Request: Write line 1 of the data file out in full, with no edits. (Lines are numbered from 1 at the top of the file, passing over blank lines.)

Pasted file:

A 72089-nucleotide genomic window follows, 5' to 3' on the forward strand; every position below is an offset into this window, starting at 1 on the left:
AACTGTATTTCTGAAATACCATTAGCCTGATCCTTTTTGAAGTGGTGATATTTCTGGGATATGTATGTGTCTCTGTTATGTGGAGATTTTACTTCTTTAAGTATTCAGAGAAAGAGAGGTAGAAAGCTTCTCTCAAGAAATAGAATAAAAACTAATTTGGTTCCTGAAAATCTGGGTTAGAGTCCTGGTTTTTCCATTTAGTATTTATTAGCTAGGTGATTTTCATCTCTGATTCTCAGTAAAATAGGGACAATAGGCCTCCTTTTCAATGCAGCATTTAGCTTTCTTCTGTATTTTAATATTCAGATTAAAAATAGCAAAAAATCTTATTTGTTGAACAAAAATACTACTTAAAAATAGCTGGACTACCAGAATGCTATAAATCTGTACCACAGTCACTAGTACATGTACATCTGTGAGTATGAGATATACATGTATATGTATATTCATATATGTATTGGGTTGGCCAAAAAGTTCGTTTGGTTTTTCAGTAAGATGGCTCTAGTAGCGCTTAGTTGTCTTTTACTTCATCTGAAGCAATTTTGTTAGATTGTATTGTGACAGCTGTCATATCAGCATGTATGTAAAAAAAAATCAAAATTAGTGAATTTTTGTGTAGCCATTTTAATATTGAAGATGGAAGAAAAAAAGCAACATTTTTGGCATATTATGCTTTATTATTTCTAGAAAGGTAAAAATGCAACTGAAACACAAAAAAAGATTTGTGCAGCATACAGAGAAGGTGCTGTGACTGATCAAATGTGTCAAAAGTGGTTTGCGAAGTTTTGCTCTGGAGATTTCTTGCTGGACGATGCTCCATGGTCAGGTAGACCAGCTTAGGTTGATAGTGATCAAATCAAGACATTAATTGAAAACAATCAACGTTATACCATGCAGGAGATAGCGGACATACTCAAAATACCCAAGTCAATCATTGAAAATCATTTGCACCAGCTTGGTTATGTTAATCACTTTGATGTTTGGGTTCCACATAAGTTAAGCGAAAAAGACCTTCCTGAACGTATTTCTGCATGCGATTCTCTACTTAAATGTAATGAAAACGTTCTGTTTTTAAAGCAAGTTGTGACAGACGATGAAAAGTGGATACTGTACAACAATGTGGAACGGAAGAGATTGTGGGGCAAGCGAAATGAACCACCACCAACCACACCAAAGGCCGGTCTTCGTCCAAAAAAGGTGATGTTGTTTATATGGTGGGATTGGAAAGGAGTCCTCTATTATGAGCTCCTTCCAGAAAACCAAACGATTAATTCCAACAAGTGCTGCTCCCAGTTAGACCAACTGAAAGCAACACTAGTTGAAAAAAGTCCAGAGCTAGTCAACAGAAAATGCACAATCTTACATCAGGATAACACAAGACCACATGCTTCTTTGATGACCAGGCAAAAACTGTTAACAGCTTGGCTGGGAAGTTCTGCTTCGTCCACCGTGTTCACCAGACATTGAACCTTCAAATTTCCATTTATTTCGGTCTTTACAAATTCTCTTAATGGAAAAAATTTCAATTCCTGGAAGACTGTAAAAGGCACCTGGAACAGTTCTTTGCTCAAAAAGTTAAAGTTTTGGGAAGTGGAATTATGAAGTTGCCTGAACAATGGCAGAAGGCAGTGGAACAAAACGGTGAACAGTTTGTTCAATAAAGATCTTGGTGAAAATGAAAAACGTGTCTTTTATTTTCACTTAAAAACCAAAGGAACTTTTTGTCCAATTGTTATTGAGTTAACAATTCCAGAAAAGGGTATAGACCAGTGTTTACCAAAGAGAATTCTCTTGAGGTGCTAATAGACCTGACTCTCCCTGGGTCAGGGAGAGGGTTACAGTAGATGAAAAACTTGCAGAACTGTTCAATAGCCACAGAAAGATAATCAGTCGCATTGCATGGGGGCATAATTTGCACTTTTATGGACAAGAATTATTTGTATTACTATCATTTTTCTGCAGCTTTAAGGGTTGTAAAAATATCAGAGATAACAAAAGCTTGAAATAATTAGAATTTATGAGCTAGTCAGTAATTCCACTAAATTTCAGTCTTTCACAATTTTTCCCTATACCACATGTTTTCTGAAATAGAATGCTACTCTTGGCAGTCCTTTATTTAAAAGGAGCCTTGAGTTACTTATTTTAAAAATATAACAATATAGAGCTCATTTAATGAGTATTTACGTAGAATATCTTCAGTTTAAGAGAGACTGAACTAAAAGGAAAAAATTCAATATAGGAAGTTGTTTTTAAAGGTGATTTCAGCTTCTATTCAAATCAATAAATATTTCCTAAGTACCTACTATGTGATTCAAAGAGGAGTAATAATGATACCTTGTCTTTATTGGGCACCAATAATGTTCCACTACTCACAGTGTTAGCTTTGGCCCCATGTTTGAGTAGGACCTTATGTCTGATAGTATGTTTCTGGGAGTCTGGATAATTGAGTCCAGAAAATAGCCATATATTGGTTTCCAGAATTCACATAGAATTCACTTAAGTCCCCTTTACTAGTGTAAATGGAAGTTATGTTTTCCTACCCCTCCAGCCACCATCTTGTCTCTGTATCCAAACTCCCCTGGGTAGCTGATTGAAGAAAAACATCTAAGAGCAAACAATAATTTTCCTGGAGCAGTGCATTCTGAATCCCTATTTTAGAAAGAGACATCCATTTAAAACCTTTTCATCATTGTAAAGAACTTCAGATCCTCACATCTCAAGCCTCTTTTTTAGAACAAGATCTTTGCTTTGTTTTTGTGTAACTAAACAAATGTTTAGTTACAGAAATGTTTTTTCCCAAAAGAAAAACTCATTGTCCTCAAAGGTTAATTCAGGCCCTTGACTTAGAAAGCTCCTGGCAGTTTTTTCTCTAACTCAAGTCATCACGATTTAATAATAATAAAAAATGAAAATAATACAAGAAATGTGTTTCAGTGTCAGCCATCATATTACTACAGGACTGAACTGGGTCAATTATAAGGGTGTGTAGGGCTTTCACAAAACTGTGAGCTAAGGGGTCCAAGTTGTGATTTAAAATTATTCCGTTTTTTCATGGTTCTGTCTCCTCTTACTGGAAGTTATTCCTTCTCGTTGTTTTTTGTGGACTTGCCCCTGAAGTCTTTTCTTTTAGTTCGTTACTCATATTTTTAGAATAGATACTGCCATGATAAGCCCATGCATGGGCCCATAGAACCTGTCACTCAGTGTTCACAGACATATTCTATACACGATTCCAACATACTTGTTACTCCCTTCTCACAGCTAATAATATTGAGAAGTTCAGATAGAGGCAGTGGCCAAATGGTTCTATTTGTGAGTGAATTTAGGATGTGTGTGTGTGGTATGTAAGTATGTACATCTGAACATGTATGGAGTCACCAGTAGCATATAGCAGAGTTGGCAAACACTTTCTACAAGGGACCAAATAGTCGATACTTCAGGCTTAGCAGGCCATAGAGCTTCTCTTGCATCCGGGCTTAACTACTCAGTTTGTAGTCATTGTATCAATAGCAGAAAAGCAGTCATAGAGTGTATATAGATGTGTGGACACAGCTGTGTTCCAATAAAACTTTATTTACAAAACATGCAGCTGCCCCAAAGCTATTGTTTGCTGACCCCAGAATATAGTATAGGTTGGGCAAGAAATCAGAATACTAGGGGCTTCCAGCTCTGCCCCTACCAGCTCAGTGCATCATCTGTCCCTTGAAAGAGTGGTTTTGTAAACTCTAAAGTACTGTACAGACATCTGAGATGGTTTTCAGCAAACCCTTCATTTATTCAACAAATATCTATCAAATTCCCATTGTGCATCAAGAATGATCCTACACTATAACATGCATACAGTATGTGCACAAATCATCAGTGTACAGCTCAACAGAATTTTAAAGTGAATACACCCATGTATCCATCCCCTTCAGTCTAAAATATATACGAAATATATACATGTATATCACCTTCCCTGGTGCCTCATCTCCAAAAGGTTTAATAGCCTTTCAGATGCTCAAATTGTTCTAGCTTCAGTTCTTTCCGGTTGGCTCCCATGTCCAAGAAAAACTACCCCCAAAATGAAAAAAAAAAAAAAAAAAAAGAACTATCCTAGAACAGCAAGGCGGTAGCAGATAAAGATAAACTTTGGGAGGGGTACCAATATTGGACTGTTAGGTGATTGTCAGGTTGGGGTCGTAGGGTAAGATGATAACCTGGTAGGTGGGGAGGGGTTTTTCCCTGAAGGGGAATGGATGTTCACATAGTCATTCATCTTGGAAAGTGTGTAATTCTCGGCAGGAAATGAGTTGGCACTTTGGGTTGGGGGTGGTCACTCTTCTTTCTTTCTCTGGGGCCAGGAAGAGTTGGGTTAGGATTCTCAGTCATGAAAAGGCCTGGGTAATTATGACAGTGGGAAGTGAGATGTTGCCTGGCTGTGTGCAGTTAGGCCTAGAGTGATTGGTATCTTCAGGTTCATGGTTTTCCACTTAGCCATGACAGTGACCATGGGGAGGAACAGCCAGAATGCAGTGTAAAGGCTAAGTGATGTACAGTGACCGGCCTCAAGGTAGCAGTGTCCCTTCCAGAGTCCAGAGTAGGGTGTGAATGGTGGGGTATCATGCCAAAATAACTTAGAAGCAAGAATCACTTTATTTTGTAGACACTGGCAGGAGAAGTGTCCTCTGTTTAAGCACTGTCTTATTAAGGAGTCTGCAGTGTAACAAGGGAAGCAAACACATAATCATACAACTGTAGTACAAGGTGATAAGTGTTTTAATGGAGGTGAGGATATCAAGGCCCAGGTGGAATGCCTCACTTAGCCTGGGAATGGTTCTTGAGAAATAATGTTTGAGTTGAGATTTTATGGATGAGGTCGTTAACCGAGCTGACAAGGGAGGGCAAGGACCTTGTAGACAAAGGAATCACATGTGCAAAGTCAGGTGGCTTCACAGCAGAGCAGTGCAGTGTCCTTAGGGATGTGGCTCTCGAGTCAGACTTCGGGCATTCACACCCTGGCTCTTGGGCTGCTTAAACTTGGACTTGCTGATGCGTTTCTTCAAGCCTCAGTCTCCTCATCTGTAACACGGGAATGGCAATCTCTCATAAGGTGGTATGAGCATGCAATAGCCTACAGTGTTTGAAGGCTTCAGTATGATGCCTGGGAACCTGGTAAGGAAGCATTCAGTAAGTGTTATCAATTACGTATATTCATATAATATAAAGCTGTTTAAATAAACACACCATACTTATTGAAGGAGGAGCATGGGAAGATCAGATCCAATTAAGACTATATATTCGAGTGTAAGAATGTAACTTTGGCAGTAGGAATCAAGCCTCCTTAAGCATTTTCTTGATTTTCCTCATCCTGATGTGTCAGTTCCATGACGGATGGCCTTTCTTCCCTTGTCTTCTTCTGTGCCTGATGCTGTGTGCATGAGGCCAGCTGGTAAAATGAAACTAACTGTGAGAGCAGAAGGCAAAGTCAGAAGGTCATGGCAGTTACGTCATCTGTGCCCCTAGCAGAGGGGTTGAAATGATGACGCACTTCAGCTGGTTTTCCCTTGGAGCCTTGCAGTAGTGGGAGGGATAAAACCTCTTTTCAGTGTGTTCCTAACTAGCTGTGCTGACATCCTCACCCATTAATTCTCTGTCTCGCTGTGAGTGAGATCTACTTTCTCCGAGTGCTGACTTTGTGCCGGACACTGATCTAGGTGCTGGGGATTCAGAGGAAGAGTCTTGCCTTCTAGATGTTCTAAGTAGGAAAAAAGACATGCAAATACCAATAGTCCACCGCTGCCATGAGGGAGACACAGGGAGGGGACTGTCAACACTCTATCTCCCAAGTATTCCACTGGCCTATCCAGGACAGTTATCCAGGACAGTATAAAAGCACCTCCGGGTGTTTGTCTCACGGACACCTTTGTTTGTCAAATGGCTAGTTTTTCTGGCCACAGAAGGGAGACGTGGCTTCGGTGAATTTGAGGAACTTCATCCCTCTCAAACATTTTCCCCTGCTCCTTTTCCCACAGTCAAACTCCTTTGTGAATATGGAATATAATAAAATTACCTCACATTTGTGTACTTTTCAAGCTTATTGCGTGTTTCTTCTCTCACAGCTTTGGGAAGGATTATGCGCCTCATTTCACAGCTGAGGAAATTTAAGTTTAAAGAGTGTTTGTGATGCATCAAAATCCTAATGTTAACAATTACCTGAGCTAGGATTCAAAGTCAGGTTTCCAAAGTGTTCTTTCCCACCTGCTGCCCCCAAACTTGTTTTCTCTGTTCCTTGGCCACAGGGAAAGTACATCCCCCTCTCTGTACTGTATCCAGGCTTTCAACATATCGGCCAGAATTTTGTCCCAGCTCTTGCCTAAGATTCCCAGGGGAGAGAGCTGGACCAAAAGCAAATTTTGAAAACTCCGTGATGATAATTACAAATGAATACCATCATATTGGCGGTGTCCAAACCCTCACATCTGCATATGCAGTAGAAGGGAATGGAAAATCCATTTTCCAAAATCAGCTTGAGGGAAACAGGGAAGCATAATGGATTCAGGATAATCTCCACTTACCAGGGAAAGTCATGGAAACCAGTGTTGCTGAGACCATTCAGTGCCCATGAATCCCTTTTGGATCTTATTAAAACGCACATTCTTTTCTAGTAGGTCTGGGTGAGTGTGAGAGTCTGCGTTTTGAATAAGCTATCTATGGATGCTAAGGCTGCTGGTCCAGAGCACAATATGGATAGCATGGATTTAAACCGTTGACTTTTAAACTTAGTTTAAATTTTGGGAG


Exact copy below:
A 72089-nucleotide genomic window follows, 5' to 3' on the forward strand; every position below is an offset into this window, starting at 1 on the left: